Black Tornado regroups for state playoffs
The disappointment felt after last Friday’s regular-season ending loss has slowly transitioned into the realization that the road hasn’t come to an end for the North Medford football team, it’s only become a little more challenging.
The Black Tornado lost its grip on a potential state playoff opener at home and wound up placing fourth in the Southwest Conference with its 40-34 loss to South Medford, but none of that matters now.
At least, that’s what first-year head coach Nathan Chin and company have been preaching this week in leading up to the Class 6A state playoffs and a first-round date against 16th-seeded McNary in Keizer at 7 p.m. Friday.
“Kids take it tough and coaches take it tough and the community and our school takes it tough, especially an emotional one like that where it’s against the crosstown rival and it’s the Black and Blue Bowl,” Chin said of last week’s setback. “From a program standpoint, though, we’ve really tried to focus on the opportunities that are in front of us, because nothing will change what happened from before, we just have to learn from it.”
“It’s a new season,” added the coach. “Now that you’re in the playoffs, the record doesn’t matter how you got in. We’ve just got to focus on us and the details and doing things right.”
In reality, the 17th-seeded Black Tornado (4-4) did a lot right one week ago.
North Medford racked up 497 yards of total offense, with junior running back Ty Pugliano accounting for about 200 of those yards on the ground and senior receiver Bryce Dyer another 100 through the air.
The difference, however, involved three turnovers, a myriad of penalties and an inability to get many defensive stops.
“Our offense did a great job,” said Chin. “When you put up almost 500 yards of offense and lose, it’s frustrating. It really came down to big plays and turnovers. We let loose a handful of big plays (by South) and then we had a couple turnovers on top of that. Those two things mixed together make it really tough to win a football game.”
As much as anything, though, those costly turnovers were more from extra effort that came back to bite the Tornado and some big plays made by the Panthers, who forced two drive-halting fumbles against senior Mason Warren in the second quarter and added a third-quarter interception on a diving effort.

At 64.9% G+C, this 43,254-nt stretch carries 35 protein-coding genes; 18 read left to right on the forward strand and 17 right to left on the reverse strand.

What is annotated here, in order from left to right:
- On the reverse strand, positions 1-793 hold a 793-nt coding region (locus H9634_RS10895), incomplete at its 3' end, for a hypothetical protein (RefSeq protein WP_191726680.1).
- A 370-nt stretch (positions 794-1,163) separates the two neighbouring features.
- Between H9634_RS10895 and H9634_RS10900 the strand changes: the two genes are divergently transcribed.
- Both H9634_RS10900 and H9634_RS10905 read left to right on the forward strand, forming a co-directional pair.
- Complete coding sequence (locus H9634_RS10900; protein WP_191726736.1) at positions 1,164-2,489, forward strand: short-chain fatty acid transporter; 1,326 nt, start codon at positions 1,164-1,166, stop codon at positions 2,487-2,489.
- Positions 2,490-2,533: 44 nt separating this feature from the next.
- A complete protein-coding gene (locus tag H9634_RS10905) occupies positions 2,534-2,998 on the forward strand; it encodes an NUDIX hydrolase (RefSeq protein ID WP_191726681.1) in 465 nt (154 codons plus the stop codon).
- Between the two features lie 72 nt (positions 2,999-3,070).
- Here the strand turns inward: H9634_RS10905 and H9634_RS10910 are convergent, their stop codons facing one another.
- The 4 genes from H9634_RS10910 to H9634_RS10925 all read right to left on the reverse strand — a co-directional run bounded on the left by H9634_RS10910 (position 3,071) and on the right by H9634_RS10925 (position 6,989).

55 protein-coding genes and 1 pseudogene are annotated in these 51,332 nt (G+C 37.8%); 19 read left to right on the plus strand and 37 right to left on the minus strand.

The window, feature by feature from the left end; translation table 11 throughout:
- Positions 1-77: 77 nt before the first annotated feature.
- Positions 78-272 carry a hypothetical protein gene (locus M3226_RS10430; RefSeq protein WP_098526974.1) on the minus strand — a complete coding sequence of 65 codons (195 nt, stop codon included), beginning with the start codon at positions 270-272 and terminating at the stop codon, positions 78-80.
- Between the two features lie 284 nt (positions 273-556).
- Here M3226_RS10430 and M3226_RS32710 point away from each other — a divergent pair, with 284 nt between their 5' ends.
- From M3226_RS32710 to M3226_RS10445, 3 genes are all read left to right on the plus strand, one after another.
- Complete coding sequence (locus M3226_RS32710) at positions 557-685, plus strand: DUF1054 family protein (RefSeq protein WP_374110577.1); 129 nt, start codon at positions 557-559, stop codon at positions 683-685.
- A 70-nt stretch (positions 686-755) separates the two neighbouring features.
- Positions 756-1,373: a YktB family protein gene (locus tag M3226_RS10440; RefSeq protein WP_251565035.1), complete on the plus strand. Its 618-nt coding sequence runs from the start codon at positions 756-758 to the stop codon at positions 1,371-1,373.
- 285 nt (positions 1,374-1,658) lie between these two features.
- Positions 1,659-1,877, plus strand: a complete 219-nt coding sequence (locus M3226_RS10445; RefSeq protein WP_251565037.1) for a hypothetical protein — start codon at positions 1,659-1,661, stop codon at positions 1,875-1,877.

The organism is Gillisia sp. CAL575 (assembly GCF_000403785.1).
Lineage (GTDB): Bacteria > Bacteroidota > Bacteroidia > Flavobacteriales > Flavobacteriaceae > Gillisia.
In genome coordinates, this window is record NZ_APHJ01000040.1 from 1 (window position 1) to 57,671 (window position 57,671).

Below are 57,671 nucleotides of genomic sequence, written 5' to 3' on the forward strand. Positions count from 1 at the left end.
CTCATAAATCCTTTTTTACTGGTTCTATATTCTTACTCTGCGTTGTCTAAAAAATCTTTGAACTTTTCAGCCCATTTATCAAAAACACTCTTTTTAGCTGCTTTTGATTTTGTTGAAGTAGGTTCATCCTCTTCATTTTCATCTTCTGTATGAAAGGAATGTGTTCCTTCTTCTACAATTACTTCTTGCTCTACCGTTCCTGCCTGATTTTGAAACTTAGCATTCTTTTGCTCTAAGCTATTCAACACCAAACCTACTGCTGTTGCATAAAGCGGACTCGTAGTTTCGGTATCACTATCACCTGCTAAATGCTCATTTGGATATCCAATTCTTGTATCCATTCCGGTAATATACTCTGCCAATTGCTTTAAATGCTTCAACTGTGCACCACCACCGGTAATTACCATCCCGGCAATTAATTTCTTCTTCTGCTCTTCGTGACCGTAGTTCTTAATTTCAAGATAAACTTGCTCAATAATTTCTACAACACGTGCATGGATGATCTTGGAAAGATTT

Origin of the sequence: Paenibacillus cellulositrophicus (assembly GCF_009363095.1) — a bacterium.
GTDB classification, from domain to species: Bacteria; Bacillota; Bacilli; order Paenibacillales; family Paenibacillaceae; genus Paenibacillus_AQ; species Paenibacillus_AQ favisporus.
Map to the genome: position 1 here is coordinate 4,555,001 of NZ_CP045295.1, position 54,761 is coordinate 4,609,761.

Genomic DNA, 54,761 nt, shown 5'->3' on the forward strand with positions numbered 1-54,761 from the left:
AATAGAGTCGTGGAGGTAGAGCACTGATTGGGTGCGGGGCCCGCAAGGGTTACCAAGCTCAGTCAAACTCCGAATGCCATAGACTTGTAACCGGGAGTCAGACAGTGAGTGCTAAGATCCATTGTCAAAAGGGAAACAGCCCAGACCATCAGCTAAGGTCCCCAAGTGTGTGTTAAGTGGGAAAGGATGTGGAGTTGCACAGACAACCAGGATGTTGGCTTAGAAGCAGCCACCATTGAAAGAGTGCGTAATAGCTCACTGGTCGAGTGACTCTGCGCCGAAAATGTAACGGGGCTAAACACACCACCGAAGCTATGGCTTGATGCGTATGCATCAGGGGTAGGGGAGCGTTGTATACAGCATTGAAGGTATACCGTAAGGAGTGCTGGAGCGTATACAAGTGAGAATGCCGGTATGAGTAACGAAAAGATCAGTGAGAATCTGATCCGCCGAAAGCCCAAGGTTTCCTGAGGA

“We’d been doing a better job taking care of the football but they kind of got after it and punched the one away on Mason as he’s trying to give second and third effort,” said Chin. “You can’t fault kids on that, but we also have to fall back on the things we’re coached to do and carry the ball well. It’s that fine balance.”
Given an immediate chance at redemption this week, Chin said he expects his team to play well against McNary (6-3), which tied for third in the Mountain Valley Conference and opened the season with a 35-13 win over South Medford.
Both teams come in with about the same bitter taste in their mouths, with North having lost three of its final four games and McNary losers of three of its last five.
At the 16th and 17th spots in the state seeding, the only thing that seemingly divides the teams is home-field advantage Friday — and that isn’t deterring Chin.
“Every national championship run we had at SOU was almost this same way where we had to go on the road,” said Chin, a former Raiders assistant coach. “It just gives us a challenge that we’ve got to be able to answer.”
Offensively, North Medford is averaging 361.9 yards and 28.9 points per game behind an imposing offensive line and potential seven-man front that has opened things up for Warren and Pugliano.
Pugliano has run 127 times for 920 yards and nine touchdowns, which rank him fourth in total yards rushing gained but his 115 yards per game put him third in that equation behind Sheldon’s Brock Thomas (148.8) and Roseburg’s Colton Marsters (133.8).
Warren has completed 96 of 167 passes for 1,248 yards with 12 TDs and seven interceptions, while also running for 414 yards and 10 scores, including three last week against South.
On the receiving end, Dyer has hauled in 38 passes for 529 yards and seven TDs while sophomore Connor Cesaro has stepped up in the recent absence of injured standout tight end AJ Pugliano to catch 14 passes for 164 yards and one TD.
AJ Pugliano, who already holds an offer from Oregon as a sophomore and recently visited Notre Dame, injured his shoulder Oct. 15 against Sheldon after being tackled and has remained sidelined waiting for clearance to return ever since.
North Medford’s defense will be tested again Friday by a senior-driven McNary squad led by quarterback Tyler Copeland (6-3, 200), receiver Gunner Smedema (5-9, 175) and running back Dakota Dunagan (5-8, 185).
“They’re an aggressive, downhill team,” said Chin of the Celtics. “On the offensive side, they get a good surge and they throw the ball fairly well. On the defensive side, they just trigger so we’re going to have to do a really good job of getting our eyes up and getting on (linebackers) where some teams maybe will be at 4 or 5 yards but they’re going to be at 2 or 3 yards. It will be a physical football game.”
The Celtics have allowed more than 27 points only once this season, a 34-27 loss to West Salem, and are giving up only 15.9 points per game.
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